Purple Jellyfish: Habitat, Diet, Description & Facts

Purple jellyfish is the only species in the genus Pelagia. Its family is the Pelagiidae. In English, it is known as a mauve stinger. This jellyfish has many common names, like night-light jellyfish, purple stinger, purple people eater, and luminous jellyfish.

The purple people eater is known as Pelagia noctiluca in Latin. Pelagia noctiluca means a marine organism that can glow (bioluminescent) when it is dark. These sea jelly species are found worldwide in warm and tropical temperate seas.

Have you ever wondered about the fascinating biography of purple jellyfish? What makes them so captivating and unique? If you are curious to know everything about them, you have come to the perfect place. 

From their enchanting hues to their mesmerizing behaviors, we are going to explore everything here. So, get ready to be wowed by these stunning creatures.

About Purple Jellyfish – A Quick Biology

Here is a quick biology table about the enigmatic beauty of purple jellyfish for you! (Source)

Scientific namePelagia Noctiluca
GenusPelagia (Péron & Lesueur, 1810)
SpeciesP. noctiluca
HabitatPacific Ocean, North Atlantic Ocean, California, open oceans
Life SpanUp to one year
Diet / Food sourceZooplankton
Geographical rangeOff the coast of California
Size3 to 12 centimeters
purple jellyfish

Description of Purple Jellyfish

Purple jellyfish is a strikingly beautiful sea jelly species with a purple hue. According to NCBI research, these sea jellies have tentacles and bells covered with stinging cells. This is an unusual characteristic among sea jellies.

Purple sea jellies are free-swimming marine animals. Their size ranges from just a few centimeters to a few meters in diameter. These are inhabitants of all oceans in the world, ranging from the Antarctic to the Arctic oceans.

Purple jellyfish are often seen floating near the surface of the water. Their bright purple color makes them stand out against the blue-green backdrop of the ocean. However, many people sometimes consider these a nuisance due to swarming behavior.

Bioluminescence of Purple Jellyfish

Purple jellyfish are known as bioluminescent. It means they have a unique and intriguing ability. They can produce low light. This is a special ability known as bioluminescence. This light can easily be seen with the human eye at night.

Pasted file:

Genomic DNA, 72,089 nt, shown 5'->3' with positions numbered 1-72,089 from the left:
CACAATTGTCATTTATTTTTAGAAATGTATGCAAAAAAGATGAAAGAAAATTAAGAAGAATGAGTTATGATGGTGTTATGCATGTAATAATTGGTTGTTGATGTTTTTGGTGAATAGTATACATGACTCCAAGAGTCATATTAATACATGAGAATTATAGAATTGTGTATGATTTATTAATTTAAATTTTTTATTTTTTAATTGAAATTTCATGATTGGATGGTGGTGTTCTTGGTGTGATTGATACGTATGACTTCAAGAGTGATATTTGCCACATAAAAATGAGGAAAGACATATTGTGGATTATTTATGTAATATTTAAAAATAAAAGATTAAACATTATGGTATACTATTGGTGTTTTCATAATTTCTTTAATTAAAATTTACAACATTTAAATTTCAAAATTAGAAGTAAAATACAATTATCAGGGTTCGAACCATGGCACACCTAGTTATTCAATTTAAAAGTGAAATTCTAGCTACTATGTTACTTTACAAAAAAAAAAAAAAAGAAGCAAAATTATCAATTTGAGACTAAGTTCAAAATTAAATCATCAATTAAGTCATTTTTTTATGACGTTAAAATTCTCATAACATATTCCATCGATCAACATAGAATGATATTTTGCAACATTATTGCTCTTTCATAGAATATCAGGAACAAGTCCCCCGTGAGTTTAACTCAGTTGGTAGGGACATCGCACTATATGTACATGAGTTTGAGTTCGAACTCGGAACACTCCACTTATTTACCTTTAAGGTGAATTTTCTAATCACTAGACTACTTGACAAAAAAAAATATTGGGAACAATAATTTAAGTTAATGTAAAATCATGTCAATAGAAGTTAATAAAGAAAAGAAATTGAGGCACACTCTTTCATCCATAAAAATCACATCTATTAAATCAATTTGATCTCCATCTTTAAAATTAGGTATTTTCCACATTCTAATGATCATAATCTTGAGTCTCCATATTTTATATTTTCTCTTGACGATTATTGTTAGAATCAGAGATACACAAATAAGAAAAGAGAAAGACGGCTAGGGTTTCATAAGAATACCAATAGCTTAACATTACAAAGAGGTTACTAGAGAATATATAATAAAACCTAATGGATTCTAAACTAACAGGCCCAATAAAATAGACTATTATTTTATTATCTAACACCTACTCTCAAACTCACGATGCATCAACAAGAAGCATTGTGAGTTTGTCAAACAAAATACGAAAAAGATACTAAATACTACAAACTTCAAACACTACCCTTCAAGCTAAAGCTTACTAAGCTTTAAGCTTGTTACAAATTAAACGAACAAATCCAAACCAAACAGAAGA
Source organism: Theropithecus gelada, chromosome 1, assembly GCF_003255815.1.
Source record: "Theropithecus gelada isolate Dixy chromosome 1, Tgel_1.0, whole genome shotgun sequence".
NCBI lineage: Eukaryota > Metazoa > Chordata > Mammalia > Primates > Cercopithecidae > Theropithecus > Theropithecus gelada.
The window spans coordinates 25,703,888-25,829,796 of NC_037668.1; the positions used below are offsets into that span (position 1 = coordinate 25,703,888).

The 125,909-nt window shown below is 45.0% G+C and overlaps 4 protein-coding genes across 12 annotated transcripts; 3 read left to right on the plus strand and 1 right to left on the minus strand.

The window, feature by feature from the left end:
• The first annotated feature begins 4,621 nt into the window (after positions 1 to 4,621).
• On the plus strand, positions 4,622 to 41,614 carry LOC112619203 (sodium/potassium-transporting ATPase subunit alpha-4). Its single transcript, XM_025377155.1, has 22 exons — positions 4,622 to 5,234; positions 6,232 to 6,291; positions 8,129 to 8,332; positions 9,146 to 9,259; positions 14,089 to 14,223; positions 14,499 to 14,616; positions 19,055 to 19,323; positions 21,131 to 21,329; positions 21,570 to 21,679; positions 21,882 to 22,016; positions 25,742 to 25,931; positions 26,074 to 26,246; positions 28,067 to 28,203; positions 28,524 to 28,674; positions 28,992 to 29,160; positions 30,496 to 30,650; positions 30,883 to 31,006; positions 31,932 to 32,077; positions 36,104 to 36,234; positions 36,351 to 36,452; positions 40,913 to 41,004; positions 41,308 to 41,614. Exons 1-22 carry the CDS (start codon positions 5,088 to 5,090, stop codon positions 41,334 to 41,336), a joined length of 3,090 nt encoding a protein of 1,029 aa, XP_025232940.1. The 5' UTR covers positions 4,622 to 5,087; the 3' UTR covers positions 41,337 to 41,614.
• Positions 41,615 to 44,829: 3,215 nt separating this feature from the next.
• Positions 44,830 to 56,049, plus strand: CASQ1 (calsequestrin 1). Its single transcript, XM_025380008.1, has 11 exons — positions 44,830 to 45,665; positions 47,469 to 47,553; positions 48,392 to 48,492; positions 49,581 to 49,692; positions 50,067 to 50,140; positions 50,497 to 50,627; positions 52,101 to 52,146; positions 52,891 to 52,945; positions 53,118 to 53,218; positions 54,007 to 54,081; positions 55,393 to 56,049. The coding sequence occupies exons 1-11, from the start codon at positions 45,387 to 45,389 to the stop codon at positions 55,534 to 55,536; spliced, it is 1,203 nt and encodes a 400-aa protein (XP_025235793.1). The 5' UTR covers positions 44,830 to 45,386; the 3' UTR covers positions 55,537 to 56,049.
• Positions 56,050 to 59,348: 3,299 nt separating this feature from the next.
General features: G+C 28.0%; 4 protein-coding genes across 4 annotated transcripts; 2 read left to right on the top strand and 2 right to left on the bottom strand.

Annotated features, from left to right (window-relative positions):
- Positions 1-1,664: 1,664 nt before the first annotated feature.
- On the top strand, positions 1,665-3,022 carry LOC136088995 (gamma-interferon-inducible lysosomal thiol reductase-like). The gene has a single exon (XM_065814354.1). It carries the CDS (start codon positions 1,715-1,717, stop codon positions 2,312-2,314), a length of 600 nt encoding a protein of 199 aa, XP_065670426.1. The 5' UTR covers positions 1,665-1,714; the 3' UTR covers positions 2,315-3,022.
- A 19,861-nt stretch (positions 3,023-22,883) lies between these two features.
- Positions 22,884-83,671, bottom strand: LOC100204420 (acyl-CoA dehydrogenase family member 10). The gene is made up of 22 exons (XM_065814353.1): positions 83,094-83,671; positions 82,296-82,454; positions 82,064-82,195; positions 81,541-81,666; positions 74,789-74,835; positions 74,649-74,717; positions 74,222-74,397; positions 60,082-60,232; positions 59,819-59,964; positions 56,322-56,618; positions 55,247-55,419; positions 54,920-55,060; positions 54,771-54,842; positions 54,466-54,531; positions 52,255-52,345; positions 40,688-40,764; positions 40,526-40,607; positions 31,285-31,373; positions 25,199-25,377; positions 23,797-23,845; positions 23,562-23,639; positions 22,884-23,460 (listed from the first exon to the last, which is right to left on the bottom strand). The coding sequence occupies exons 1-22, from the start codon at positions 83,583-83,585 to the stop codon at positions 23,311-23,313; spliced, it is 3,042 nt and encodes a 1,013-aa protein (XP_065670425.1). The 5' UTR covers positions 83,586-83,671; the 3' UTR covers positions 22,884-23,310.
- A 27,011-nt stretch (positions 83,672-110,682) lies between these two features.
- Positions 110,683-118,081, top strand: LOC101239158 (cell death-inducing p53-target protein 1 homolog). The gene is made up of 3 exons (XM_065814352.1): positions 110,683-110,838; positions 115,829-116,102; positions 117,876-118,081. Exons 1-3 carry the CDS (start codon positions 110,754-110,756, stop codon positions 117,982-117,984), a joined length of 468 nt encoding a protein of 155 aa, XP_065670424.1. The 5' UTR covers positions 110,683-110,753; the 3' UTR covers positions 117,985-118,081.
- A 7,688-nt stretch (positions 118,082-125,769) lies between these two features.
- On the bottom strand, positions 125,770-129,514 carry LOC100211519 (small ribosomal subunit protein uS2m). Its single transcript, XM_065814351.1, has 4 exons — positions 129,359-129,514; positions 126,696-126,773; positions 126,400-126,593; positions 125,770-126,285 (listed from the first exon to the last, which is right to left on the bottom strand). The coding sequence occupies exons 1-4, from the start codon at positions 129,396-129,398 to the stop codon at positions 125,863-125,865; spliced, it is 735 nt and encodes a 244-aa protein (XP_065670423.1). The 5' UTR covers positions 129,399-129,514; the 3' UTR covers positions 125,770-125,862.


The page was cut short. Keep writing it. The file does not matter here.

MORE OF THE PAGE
Moreover, purple jellyfish can emit light in the form of multiple flashes at a time. These are created after the stimulation of turbulence from the medusa. These are formed by the moment of a ship or waves.

The light flashing for a short period will fade away after that. Pliny the Elder mentioned “pulmo marinus” as a bioluminescent species in early times. It was described in Historia Naturalis (77 AD), which is now identified as Pelagia noctiluca.

Physical Characteristics of Purple Jellyfish

Purple jellyfish is one of the variably colored and a little bit smaller species of jellyfish. The diameter of their bells ranges from 3 centimeters to 12 centimeters. They have variable colors. The colors of the purple jellyfish may include the following:

  • Mauve
  • Purple
  • Pink
  • Light brown
  • Yellow

More interstate, their bodies are in symmetrical shapes. Furthermore, they have the following body parts:

  • One cavity part, commonly called the gastrovascular cavity, is used for excretion and ingestion purposes.
  • Four oral arms that are long enough and used for feeding purposes.
  • Eight long tentacles are used for catching prey.

Purple jellyfish have a unique structure with a manubrium that resembles a proboscis. They also have a relatively thick jelly-like mesoglea. Sense organs, called rhopalia, are located around the umbrella margin in notches and alternate between tentacles. 

Cnidae, (stinging cells) are found in both the epidermis and gastrodermis of the umbrella as well as on the tentacles. Purple jellyfish have eight marginal tentacles with eight sense organs. 

It’s four elongated endodermal proliferations that are developed into ribbon-like folds. These are located in the interradial sectors of the stomach wall.

These are slightly distal to the rows of gastric filaments. The gonads of both male and female species are similar. The follicle’s thickness is the main difference here. All these unique characteristics make them fascinating creatures of the waters.

purple jellyfish

Diet / Feeding Habits of Purple Jellyfish

Purple jellyfish are known as opportunistic feeders. They feed on many various small organisms. Here is the list of small organisms that are included as a fiesta for purple jellyfish according to NCBI research: (source)

  • Fish eggs
  • Fish larvae
  • Mollusk larvae
  • Larvaceans
  • Hydromedusae
  • Siphonophorans
  • Arrow worms
  • Planktonic crustaceans
  • Microscopic phytoplankton
  • Comb jellies

Here, planktonic crustaceans include crustacean larvae, ostracods, copepods, and cladocerans. Detritus is also included in their dietary lifestyle, which is suspended in oceanic water. Cannibalism is also found in these species when adult purple jellyfish eat their own smaller species of purple jellyfish. (Source)